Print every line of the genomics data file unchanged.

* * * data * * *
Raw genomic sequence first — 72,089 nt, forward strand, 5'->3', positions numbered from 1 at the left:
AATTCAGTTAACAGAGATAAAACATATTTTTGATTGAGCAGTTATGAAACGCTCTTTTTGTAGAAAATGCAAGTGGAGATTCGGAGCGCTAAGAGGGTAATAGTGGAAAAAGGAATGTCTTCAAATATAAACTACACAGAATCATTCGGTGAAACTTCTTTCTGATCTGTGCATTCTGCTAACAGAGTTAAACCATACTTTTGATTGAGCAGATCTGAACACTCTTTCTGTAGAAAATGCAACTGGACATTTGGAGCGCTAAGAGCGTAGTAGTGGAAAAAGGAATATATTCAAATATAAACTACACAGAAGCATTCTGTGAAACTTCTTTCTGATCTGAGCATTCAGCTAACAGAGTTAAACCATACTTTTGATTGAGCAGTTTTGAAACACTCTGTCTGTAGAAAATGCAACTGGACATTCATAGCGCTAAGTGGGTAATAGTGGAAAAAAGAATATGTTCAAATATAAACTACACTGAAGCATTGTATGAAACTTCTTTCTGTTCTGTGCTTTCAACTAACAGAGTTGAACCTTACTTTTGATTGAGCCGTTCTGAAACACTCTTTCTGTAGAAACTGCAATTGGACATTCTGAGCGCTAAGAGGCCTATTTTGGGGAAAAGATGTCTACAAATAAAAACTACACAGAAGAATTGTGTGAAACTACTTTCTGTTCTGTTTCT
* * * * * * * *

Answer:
Raw genomic sequence first — 72,089 nt, forward strand, 5'->3', positions numbered from 1 at the left:
AATTCAGTTAACAGAGATAAAACATATTTTTGATTGAGCAGTTATGAAACGCTCTTTTTGTAGAAAATGCAAGTGGAGATTCGGAGCGCTAAGAGGGTAATAGTGGAAAAAGGAATGTCTTCAAATATAAACTACACAGAATCATTCGGTGAAACTTCTTTCTGATCTGTGCATTCTGCTAACAGAGTTAAACCATACTTTTGATTGAGCAGATCTGAACACTCTTTCTGTAGAAAATGCAACTGGACATTTGGAGCGCTAAGAGCGTAGTAGTGGAAAAAGGAATATATTCAAATATAAACTACACAGAAGCATTCTGTGAAACTTCTTTCTGATCTGAGCATTCAGCTAACAGAGTTAAACCATACTTTTGATTGAGCAGTTTTGAAACACTCTGTCTGTAGAAAATGCAACTGGACATTCATAGCGCTAAGTGGGTAATAGTGGAAAAAAGAATATGTTCAAATATAAACTACACTGAAGCATTGTATGAAACTTCTTTCTGTTCTGTGCTTTCAACTAACAGAGTTGAACCTTACTTTTGATTGAGCCGTTCTGAAACACTCTTTCTGTAGAAACTGCAATTGGACATTCTGAGCGCTAAGAGGCCTATTTTGGGGAAAAGATGTCTACAAATAAAAACTACACAGAAGAATTGTGTGAAACTACTTTCTGTTCTGTTTCT